Christmas 2007 Hottest new Astronomy Books for Beginning Astronomers

If you know a beginning astronomer, either a child or an adult, why not help them delve into their new hobby with an astronomy book for Christmas?

The most useful kind of astronomy book for newcomers of all ages is a viewing guide. Some excellent choices include:

1. “NightWatch: A Practical Guide to Viewing the Universe” by Terence Dickinson ($35). This book is the standard against which other guides are judged! Its spiral-bound pages abound in beautiful photos taken by amateur astronomers, and include information about light pollution, constellations, pronunciation of star names, and choosing the best telescope. “NightWatch” should be the first book on any new astronomer’s shelf!

2. “Turn Left at Orion: A Hundred Night Sky Objects to See in a Small Telescope-and How to Find Them” by Guy Consolmagno, Dan M. Davis, Karen Kotash Sepp, and Anne Drogin ($27.99). An essential guide for all small-telescope users, or any home astronomer who has to fight against city-light pollution, “Turn Left at Orion” offers tips on viewing the planets and hundreds of other relatively bright objects.

3. “Celestial Sampler: 60 Small-Scope Tours for Starlit Nights” by Sue French ($24.95). It sounds like an herbal tea gift set, but actually this book is a collection of Sue French’s “Small Scope Sampler” articles from Sky & Telescope magazine. She highlights such finds as double stars, Messier objects, and other sights- all findable with scopes of 4″ aperture or less.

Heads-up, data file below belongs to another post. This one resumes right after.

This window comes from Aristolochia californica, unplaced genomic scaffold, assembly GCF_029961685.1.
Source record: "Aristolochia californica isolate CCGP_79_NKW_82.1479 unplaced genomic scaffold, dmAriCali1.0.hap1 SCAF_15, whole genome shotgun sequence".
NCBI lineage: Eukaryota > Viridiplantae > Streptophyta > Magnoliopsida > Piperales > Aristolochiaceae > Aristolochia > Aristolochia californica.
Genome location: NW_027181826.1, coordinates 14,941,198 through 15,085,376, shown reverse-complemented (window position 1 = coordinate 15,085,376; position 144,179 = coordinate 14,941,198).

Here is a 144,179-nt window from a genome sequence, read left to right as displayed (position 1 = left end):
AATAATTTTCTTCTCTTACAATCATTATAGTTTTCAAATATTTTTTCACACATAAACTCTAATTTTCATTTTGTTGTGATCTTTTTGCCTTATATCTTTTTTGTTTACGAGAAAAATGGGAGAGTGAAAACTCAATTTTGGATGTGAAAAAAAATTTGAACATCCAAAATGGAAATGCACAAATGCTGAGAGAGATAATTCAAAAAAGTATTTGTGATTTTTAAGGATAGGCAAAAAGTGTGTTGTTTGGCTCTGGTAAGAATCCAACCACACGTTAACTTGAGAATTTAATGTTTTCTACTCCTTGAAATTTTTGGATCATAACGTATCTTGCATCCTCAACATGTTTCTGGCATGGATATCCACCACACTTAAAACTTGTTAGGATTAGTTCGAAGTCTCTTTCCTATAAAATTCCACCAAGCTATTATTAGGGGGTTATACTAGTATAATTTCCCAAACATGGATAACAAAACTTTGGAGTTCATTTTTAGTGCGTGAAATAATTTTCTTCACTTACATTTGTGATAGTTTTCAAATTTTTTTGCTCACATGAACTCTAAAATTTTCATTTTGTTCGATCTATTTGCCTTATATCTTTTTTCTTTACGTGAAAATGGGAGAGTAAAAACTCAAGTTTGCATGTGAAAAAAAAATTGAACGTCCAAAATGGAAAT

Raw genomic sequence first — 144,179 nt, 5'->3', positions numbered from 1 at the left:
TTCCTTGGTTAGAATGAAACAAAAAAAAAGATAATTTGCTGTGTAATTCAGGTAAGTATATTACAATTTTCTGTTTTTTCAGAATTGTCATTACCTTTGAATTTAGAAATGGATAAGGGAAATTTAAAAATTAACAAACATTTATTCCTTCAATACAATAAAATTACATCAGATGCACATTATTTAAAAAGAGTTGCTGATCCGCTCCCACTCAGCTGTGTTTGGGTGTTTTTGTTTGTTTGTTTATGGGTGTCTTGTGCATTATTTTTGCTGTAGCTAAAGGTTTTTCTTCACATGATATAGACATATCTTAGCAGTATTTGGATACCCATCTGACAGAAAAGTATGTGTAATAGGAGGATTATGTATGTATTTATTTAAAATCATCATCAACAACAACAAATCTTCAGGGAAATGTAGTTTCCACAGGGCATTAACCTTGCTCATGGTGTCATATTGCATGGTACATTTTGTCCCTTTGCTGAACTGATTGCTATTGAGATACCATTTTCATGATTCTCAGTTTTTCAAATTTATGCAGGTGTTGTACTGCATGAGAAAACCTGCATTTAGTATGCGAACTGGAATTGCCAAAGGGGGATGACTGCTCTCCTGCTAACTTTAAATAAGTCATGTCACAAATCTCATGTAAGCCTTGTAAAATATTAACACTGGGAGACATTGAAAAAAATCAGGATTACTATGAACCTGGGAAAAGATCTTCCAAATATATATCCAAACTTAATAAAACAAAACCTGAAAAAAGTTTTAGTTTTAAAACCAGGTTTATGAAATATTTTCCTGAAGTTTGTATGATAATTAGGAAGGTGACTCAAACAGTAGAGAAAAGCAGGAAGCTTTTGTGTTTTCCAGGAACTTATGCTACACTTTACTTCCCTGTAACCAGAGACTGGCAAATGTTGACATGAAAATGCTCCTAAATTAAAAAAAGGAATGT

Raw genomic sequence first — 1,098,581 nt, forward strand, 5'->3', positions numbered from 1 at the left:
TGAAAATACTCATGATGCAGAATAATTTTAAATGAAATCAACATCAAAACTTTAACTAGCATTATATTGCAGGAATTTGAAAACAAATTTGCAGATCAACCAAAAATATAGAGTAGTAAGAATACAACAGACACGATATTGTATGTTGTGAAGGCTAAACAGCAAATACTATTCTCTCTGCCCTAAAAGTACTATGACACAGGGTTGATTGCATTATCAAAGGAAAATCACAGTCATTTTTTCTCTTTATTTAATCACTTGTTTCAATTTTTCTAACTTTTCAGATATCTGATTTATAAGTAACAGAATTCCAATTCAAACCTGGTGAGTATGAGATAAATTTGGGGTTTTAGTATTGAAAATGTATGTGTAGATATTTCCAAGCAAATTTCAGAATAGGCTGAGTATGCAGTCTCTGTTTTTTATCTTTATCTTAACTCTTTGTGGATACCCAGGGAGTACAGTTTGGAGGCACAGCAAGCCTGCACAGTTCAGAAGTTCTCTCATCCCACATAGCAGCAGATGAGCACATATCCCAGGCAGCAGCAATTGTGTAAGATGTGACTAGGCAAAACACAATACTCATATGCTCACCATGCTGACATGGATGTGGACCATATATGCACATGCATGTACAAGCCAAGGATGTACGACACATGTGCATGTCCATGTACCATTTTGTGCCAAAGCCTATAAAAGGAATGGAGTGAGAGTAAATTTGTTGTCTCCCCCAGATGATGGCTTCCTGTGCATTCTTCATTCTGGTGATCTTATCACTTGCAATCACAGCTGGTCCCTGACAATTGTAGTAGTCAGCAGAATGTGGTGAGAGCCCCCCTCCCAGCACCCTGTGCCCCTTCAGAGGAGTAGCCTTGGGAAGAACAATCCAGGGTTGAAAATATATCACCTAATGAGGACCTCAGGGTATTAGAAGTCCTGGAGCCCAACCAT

4. “A Constellation Album: Stars and Mythology of the Night Sky” by P.K. Chen ($34.95 from Sky and Telescope books). This book shows 55 constellations in the northern hemisphere sky. The coolest feature of Chen’s book are nifty transparencies that overlay actual photographs of the night sky, showing both the stick-figure outlines and full mythological figures associated with each constellation. The album also provides background information about the Greek and Roman legends behind all those fanciful star patterns in the sky.

There are also a couple of good books written specifically for children who are interested in astronomy.

1. “A Child’s Introduction to the Night Sky: The Story of the Stars, Planets, and Constellations-and How You Can Find Them in the Sky” by Michael Driscoll and Meredith Hamilton is perfect for the eight and up set ($19.95). It includes a wealth of information such as star-finding tips, brief stories of the mythological figures associated with constellations, maps of the night sky, an explanation of what astronomers and astronauts do, and the achievements of some famous astrophysicists. Best of all, the book comes with some of those glow-in-the-dark stars for your child to stick to their bedroom ceiling!

2. “There Once Was a Sky Full of Stars” by Bob Crelin ($17.95) is a Sky and Telescope book about the wonders of the night sky, and the increasing problem of light pollution (plus how kids can help to reduce it). The author is really serious about this issue, so he has created a night-sky friendly type of outdoor light fixture. A portion of the proceeds from sales of this book go to the International Dark-Sky Association.

Young or old, any beginning astronomy nut will be thrilled to find one of these helpful and fascinating books under their tree this Christmas!